Yesterday, I was not intimidated by the thought of becoming President of the Northeastern Society of Group Psychotherapy (NSGP). Nobody else seemed intimidated by the thought of that, either.

Tonight, after another full day at the NSGP annual conference, I’m going to see the intimidatingly talented jazz guitarist, Pat Metheny.  I just searched for “Pat Metheny intimidating” in YouTube, and here‘s what came up:

Please leave any thoughts in a comment, below.

Thoughtful thanks to NSGP, to Erica (a board member from the New York affiliate group therapy organization), to Steve Cadwell (who ran yesterday’s “Group Therapy as Theater” Workshop), to Dr. Martin Luther King, Jr., to Pat Metheny,  to everyone else who helped me create this (I hope!) non-intimidating post and — of course! — to YOU.

Categories: personal growth, photojournalism | Tags: , , , , , , , , , , | 32 Comments

Day 1119: Practices

As somebody who practices daily blogging, I’m familiar with the importance and benefits of practice.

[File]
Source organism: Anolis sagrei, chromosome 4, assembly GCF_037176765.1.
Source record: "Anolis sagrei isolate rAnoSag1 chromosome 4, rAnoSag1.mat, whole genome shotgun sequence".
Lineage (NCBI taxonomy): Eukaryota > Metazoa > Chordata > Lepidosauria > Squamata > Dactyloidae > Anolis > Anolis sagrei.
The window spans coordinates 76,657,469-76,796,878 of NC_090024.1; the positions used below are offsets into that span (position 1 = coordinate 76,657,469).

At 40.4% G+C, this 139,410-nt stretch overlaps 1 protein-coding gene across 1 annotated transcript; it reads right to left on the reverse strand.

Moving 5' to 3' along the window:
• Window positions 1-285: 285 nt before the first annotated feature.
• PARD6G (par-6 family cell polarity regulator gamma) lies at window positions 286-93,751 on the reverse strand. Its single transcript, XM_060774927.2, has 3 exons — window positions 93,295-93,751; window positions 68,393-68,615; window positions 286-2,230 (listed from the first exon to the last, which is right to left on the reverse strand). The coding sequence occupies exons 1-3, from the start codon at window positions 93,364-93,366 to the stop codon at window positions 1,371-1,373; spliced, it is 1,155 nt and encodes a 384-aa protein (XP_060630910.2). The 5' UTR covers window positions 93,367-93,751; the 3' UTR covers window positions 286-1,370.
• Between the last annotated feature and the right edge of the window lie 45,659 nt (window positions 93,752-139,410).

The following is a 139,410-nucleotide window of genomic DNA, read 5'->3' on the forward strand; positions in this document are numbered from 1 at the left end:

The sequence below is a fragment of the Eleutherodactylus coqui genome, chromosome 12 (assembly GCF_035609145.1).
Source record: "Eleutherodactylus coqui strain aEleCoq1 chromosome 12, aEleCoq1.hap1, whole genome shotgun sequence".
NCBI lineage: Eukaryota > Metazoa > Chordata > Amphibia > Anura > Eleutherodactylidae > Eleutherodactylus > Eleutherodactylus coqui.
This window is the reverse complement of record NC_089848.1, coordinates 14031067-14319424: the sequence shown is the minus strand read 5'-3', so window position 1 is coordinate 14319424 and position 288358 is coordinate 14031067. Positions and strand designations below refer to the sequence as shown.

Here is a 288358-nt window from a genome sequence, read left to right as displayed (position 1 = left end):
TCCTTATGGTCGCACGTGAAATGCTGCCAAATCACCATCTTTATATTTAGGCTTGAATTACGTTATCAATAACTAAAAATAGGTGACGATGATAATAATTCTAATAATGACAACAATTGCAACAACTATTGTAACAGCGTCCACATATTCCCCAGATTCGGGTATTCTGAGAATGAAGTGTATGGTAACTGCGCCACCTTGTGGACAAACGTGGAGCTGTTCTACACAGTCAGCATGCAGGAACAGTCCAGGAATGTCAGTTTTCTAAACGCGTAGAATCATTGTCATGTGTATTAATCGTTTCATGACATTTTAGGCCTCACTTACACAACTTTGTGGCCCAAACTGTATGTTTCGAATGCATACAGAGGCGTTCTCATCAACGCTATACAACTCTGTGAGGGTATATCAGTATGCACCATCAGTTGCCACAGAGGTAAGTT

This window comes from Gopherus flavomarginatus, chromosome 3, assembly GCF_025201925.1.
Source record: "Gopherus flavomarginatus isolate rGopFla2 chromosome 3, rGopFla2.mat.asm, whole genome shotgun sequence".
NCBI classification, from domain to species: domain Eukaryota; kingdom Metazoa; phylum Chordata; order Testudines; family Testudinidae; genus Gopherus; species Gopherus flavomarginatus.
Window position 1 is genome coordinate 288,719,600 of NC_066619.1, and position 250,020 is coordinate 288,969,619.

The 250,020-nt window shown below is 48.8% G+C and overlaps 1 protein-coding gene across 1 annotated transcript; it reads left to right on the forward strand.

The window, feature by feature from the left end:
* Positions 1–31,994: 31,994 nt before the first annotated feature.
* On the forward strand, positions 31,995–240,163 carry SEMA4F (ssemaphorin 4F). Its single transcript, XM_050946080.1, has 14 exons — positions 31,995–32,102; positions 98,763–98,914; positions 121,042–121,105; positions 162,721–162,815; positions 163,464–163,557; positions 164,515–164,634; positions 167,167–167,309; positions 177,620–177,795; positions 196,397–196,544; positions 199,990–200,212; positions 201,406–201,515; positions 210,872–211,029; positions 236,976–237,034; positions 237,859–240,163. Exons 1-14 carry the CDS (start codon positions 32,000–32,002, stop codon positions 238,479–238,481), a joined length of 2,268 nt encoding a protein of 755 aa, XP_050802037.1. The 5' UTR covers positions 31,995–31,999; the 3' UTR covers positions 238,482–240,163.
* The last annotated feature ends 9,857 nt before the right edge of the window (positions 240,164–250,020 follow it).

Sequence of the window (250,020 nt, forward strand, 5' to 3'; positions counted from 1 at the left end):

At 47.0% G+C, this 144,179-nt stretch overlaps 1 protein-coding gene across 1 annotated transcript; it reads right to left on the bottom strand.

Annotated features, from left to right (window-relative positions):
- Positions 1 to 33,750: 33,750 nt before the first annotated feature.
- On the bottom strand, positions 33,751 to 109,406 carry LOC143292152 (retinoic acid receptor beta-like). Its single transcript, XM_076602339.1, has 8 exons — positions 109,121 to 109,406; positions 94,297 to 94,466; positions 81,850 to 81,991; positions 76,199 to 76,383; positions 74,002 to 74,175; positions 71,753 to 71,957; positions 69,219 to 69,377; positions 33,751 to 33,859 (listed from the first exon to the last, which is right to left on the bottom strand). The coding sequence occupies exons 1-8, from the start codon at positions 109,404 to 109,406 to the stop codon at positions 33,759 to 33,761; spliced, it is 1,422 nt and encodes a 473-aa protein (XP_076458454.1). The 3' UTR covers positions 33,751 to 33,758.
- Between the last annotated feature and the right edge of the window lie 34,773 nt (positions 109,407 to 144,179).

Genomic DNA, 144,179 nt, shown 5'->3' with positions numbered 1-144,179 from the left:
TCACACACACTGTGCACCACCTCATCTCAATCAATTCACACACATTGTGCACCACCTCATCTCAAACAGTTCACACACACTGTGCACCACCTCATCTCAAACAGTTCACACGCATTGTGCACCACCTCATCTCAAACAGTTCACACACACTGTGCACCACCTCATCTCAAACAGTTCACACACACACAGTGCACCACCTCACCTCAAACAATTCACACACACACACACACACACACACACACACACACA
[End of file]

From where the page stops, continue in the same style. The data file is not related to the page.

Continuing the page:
As somebody who practices psychotherapy, I’ll be more practiced with money issues, later today, after I attend “Money Matters: Looking at Money Issues in Our Practices” presented by the Practice Development Committee of the Northeastern Society of Group Psychotherapy, an organization for people who practice group therapy.

Besides blogging, group psychotherapy, and new learning, here are more things I practice:

  • Solving mysteries, like how to get the air conditioner plug in my private practice office to fit the nearby outlet.

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  • Dealing with snow in New England.

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  • Finding meaning in greeting cards.

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  • Finding meaning everywhere I look, including at the supermarket.

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  • Interacting with those in high places.

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  • Gratitude, every day.

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Categories: blogging, group psychotherapy, personal growth, photojournalism | Tags: , , , , , , , , | 35 Comments

Day 889: This is Real

This is real. I saw this real sign yesterday at Simmons College in Boston, during a group therapy conference titled “Getting Real: Vulnerability and Effective Group Leadership.”